Inclusive Juries—Access for People Who Are Deaf, Hard of Hearing, Blind or Have Low Vision: Report (html)

4. Barriers to inclusive juries

There are so many obstacles that blind and low vision people experience, that even those who have a good level of energy and initiative to change things for the better are giving up.[1] —Vision Australia


• Two key barriers prevent people in the subject groups from being jurors.

• The first is silence in the Juries Act 2000 (Vic) about the provision and assessment of reasonable adjustments.

• The second is the common law rule that prevents Auslan interpreters and support people from entering the jury room (the ‘13th person rule’).

• Arguably, a third barrier also arises because of prejudice and misconceptions about the ability of people in the subject groups to serve as jurors with adjustments, and poor understanding about how adjustments work in practice. We explore this in Chapter 9.

• The combination of silence in the Act and the 13th person rule means that many people in the subject groups are left with no option other than to seek to be excused from jury duty or be deemed ineligible to serve. Most people in the subject groups are excused from jury duty at the earliest stage of the jury selection process.

• Peremptory challenges and stand asides exercised late in the selection process may also prevent people in the subject groups from serving as jurors.

How the law and practices exclude people

4.1 A combination of law and practices prevent many people who are deaf, hard of hearing, blind or have low vision from serving as jurors.

Limitations in the Juries Act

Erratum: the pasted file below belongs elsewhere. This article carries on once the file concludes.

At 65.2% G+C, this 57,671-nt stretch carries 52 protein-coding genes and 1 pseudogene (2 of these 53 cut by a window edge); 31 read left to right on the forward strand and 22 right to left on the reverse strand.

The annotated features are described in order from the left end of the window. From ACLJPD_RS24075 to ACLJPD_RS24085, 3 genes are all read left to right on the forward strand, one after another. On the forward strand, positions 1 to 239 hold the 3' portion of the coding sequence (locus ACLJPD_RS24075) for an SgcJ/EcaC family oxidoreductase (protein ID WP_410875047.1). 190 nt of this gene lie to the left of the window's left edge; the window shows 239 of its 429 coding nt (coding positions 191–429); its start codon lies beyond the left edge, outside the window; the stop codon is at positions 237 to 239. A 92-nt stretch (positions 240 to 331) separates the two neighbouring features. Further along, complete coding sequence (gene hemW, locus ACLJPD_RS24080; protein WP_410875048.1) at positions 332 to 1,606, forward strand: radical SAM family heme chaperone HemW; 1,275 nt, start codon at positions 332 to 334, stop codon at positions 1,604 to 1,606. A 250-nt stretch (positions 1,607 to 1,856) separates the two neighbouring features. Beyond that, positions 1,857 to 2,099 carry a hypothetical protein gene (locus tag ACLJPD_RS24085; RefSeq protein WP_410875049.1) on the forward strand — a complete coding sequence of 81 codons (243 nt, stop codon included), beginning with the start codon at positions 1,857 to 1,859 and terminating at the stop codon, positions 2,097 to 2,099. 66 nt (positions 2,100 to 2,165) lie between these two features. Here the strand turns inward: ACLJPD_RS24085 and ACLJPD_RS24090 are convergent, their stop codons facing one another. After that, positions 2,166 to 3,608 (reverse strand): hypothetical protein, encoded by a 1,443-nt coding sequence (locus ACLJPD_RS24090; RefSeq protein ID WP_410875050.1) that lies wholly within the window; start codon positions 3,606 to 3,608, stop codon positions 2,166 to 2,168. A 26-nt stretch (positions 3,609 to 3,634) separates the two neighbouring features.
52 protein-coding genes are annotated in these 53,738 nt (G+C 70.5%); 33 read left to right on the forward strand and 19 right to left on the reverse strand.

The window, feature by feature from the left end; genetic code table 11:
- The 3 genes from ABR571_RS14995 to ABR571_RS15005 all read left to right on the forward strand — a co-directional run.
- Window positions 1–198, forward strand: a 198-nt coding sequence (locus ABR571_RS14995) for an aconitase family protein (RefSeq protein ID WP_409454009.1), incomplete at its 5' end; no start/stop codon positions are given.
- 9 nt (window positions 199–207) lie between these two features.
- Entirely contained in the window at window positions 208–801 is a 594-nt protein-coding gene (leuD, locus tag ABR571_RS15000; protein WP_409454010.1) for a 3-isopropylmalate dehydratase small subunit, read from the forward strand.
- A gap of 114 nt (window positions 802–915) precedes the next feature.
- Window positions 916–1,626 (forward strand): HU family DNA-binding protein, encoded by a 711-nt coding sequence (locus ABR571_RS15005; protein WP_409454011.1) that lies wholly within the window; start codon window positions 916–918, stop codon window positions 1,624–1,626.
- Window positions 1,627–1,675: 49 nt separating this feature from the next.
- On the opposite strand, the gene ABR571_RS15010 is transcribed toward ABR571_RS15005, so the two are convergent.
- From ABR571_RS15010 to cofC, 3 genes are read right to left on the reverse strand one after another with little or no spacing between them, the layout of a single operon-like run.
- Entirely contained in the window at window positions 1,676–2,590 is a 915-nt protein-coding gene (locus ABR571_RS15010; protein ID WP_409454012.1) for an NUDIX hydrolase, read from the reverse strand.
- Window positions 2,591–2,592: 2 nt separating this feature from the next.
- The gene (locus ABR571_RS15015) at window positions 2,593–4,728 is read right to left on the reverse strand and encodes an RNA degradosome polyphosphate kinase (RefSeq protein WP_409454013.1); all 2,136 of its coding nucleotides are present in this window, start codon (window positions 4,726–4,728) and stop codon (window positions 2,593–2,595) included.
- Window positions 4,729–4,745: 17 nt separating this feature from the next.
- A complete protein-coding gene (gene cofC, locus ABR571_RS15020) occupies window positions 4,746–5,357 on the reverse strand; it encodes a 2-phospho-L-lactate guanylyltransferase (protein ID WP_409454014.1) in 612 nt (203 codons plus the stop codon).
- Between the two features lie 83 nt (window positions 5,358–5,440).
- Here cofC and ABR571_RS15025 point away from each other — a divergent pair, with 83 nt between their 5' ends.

4.2 The Juries Act 2000 (Vic) (the Act) states that, if a person has a ‘physical disability that renders the person incapable of performing the duties of jury service’ or is ‘unable to communicate in or understand the English language adequately’, they are ineligible to serve.[2]

4.3 Reasonable adjustments may enable a person to meet the eligibility requirements of the Act.[3] But the Act is silent about the provision of ‘reasonable adjustments’. Currently only a few adjustments are provided by the courts that would assist jurors, for example, hearing loops are installed in courtrooms to assist people who use hearing aids. Headphones may also be available for those who are hard of hearing and do not use hearing aids.[4]

4.4 In the last five years, Juries Victoria has received ‘approximately six enquiries from people with hearing or vision impairments who wished to serve as jurors but for whom adjustments were unable to be provided and who were therefore unable to serve’.[5]

4.5 Juries Victoria noted about the provision of adjustments that in the future:

Where the common law exclusion remains unchanged, other support options may be offered, including but not limited to adjusting seating arrangements to facilitate lip reading, the provision of talk-to-text or other technological supports, the provision of evidence in Braille or large print, and the assistance of fellow jurors (eg assisting a vision impaired individual with navigation around the deliberation room, making a coffee/tea, etc).[6]

The ‘13th person rule’

4.6 A further significant barrier for people in the subject groups is the long-standing common law rule that the jury must be kept separate to preserve the confidentiality of the deliberation process and the validity of a verdict.[7] It means that the jury should be kept to itself. This is known as the ‘13th person rule’. A consequence of the rule is that non-jurors (ie the 13th person), including Auslan interpreters or communication supporters, are prohibited from entering the jury room.